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Aircraft Engineering THE MONTHLY SCIENTIFIC AND TECHNICAL ORGAN OF THE AERONAUTICAL ENGINEERING PROFESSION VOL XVIII No 212 OCTOBER 1946 them by the blockade of war and their failure—from whatever cause—to continue to develop superchargers of ever-increasing S with so many other wartime developments it has long been efficiency and performance as did British designers. In the result, the a secret de Polichinelle that certain British aeroplanes were British went in for a pressure-system of nitrous-oxide carried in A equipped with systems for increasing the performance at high-pressure bottles while the German aeroplanes were equipped altitude by injecting oxygen in some form or other into the engines. with an atmospheric-pressure installation of twice to three times the It was also known—though probably to a smaller circle of initiates total weight—though, be it said, when the specific weight of the —that the Germans were using the same device. With their charac two systems per hundred horse-power increase per minute be taken teristic gift for imaginative publicity the Americans from time to as the comparison the position is almost exactly reversed, taking the time put out eye-catching stories of the injection of water to obtain Mosquito and the Ju 188. (See MR. HAWTHORNE'S Table III.) a more or less momentary increase on somewhat similar lines— obviously a method with a more striking appeal to the popular mind. Some Minor Points Practically nothing, however, has been published on either the We do not propose to go into all the details which were so clearly scientific aspects of the matter or the experimental work involved— brought out and which are best studied in the text of the article let alone of the technical details of the installations actually used. itself. There are, however, a number of interesting minor points, Readers will, therefore, be grateful to the authorities concerned for such as the effect of the differing characteristics of the DAIMLER-BENZ permitting the publication of the very complete account of all three and B.M.W. engines in fuel-supply at altitude, which in the one case sides of the subject which has been written for AIRCRAFT ENGINEER necessitated the fitting of a fuel-enrichment device to compensate for ING by MR. E. P. HAWTHORNE and appears in this issue. the weakening of the mixture by the introduction of nitrous-oxide, while in the other this was not required. Another point of detail is An Alternative to Supercharging that—and here the oxygen method contrasts with water injection— As an alternative to supercharging, this method of obtaining above a certain ratio the injection of further oxygen increases greater output is, of course, a fairly obvious development and it is liability to detonation. perhaps somewhat surprising that it was not tried—or at any rate There is indeed quite a lot to be learnt about the idiosyncrasies of investigated—sooner, but had to await the stimulus of war. At first the internal combustion engines under varying atmospheric condi sight, one would have thought, it might have seemed the more tions from a close perusal of this most informative article. attractive and simpler proposition of the two; though on the evidence now produced it has serious disadvantages in requiring separate The S.B.A.C. Exhibition equipment of a special nature involving considerable increase of There is no room for doubt that the S.B.A.C. Display held at the weight which make it clearly more suitable as a supernumerary rather HANDLEY PAGE aerodrome at RADLETT from September 12-15 was than alternative device. A supercharge becomes, after all, an integral a most impressive exhibition of British aeronautics. Everyone who part of the engine and, even with the modern complications of two attended came away, we suppose, with certain definite reactions to stages and two speeds, is on the whole a simpler, and certainly less it. Our own impressions may be summed up as follows. First and cumbersome, auxiliary. It is indeed interesting to recall that when the foremost, the extraordinary beauty of the curvilinear shape of some height record was gained for Great Britain by the BRISTOL AEROPLANE modern aeroplanes—and the extreme angular homeliness of others. COMPANY in 1936, the additional engine performance required from The striking variation in the standard of flying not only between the Pegasus engine was gained by adding an exhaust-turbine super different individuals of presumably equal competence as test pilots charger to the normal centrifugal blower and this alternative method but, even more, between the brilliance of the same pilots as exhibited was not, so far as we are aware, even considered. Actually, it does on the Friday during the display proper and on the Sunday when the not appear that oxygen injection has in fact been used for the purpose occasion was the ROYAL AERONAUTICAL SOCIETY'S Garden Party. of increasing the ceiling of an aeroplane; its employment up to the The latter contrast, whatever may have been the reason for it, was present having been confined to attaining higher performance in the most noticeable and the subject of considerable comment. The other aeroplane in the realm of increased speed at an already obtainable outstanding impression was that a two-day exhibition—for the operational height. How far it could be employed without other Saturday was practically an "off day" and the Sunday for a different changes to "boost" the attainable maximum height of an aeroplane audience—of which one is mainly devoted to flying is much top specifically designed for that special purpose we do not know; it is short for adequate study of the stands comprising the Static Display. an interesting, and possibly not wholly unprofitable, speculation. We certainly found this ourselves and imagine others suffered from the same sense of surfeit. German and British Practice The contrast between the size and weight of the German and We suggest that next time an Aero Show—on the lines of the Paris Aero Salon to be held from November 15 to December 1—combined British installations is instructive. Generally speaking, it is, we think, with a one- or two-day flying display at a convenient aerodrome true to say that the Germans as a nation are less "weight conscious" would better fill the bill. Incidentally, in common with many others than the British, but in this matter other more practical considera who had stands at RADLETT, AIRCRAFT ENGINEERING will be in the tions operated. We primarily desired to increase the performance over comparatively short periods of our fighter aeroplanes. The GRAND PALAIS where it is again hoped to renew acquaintance with many old friends and welcome new ones. By courtesy of the manage Germans, on the other hand, were forced to develop a system of ment of that famous periodical we hope to be represented on the oxygen injection for their long-range bombers to overcome defects stand of the French paper, L'AIR. inherent in their power-plant as a result of conditions imposed on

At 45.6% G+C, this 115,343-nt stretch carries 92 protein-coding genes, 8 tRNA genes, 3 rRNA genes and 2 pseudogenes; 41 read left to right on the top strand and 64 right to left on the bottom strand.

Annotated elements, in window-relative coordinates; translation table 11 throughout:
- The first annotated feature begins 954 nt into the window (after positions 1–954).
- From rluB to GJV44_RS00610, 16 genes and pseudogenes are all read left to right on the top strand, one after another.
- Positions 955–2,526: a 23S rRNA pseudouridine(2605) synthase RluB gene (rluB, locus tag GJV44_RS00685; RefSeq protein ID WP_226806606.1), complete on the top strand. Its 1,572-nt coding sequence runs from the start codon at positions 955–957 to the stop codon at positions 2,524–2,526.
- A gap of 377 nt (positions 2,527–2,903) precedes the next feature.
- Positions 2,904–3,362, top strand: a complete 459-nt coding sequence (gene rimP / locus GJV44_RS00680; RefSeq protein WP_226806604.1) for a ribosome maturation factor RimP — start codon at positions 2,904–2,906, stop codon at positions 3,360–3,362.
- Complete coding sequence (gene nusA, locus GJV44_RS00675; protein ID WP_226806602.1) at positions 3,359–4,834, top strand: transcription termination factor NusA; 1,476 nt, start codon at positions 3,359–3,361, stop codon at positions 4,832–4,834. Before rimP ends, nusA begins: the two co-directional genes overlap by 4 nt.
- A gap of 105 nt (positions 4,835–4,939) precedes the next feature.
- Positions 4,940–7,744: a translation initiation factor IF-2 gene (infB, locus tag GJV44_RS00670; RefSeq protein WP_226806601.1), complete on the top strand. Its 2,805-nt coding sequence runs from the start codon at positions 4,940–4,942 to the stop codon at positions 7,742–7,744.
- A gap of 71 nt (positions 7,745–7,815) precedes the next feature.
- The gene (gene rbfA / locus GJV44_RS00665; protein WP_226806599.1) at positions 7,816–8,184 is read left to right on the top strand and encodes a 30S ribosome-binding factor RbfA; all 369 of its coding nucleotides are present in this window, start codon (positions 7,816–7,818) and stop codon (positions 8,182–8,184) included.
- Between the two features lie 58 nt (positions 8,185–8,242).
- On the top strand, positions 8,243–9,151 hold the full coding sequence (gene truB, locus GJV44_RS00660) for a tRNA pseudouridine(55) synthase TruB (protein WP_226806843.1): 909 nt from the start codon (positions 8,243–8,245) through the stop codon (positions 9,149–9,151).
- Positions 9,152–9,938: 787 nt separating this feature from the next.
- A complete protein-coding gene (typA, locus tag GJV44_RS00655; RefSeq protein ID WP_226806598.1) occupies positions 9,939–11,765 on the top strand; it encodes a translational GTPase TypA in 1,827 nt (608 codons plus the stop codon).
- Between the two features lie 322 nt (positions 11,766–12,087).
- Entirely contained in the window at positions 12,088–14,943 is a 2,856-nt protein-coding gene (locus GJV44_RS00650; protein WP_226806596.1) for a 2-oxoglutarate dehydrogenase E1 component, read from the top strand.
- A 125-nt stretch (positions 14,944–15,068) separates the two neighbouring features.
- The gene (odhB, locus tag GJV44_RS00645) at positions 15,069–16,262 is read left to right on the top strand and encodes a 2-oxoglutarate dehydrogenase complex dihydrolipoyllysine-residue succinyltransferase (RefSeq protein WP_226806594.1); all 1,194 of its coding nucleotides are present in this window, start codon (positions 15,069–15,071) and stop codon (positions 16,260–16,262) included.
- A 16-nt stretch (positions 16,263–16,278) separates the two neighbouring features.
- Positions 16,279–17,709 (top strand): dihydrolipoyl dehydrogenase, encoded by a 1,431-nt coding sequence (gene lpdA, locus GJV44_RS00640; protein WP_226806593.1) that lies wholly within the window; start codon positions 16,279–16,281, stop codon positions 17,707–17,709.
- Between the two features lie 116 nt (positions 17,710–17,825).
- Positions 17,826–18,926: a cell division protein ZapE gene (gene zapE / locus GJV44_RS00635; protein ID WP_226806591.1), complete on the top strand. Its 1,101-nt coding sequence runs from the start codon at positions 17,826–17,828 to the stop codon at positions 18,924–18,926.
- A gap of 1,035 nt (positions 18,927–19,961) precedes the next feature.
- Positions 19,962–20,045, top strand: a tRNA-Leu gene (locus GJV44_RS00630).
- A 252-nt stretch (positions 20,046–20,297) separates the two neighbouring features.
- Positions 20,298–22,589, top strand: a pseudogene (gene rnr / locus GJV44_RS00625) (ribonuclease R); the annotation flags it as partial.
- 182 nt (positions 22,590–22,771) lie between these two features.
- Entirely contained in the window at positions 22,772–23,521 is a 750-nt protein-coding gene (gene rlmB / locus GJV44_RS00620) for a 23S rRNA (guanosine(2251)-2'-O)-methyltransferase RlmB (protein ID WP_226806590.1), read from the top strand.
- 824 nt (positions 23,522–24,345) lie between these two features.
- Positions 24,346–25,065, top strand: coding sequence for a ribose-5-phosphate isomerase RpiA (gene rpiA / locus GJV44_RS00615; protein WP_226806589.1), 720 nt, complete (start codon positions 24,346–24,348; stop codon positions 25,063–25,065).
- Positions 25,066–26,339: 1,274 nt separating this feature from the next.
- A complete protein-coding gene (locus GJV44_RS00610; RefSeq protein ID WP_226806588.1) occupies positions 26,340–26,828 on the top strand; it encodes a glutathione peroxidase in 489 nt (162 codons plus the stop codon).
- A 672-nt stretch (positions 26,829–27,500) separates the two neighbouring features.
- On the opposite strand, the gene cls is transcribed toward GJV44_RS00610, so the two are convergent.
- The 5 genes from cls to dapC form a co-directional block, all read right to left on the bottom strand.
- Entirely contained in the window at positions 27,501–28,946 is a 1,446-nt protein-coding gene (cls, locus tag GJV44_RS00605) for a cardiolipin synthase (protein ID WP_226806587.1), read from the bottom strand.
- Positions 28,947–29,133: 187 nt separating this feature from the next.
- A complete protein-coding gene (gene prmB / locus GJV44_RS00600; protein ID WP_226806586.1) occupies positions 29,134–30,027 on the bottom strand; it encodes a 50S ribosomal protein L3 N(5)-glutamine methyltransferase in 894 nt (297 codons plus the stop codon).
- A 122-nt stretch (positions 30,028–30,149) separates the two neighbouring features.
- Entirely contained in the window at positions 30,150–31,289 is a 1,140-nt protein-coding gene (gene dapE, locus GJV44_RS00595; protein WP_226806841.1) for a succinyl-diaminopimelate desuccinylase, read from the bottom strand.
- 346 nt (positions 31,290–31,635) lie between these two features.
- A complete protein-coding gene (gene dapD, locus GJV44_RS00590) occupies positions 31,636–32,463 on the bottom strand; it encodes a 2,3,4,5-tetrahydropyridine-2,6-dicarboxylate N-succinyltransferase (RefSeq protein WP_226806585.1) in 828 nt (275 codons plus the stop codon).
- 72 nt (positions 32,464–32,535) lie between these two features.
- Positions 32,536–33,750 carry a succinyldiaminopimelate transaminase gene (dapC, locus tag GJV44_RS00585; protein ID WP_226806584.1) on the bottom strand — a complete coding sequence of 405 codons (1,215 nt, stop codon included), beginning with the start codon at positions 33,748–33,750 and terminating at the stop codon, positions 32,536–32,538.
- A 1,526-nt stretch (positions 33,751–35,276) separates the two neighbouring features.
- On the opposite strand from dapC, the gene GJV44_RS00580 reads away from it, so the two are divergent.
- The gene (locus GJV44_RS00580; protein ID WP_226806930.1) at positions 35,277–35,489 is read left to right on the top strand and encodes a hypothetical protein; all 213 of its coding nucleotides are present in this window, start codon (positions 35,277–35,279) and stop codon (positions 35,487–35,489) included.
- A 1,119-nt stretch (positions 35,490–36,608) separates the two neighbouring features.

Aircraft Engineering and Aerospace Technology – Emerald Publishing
Published: Oct 1, 1946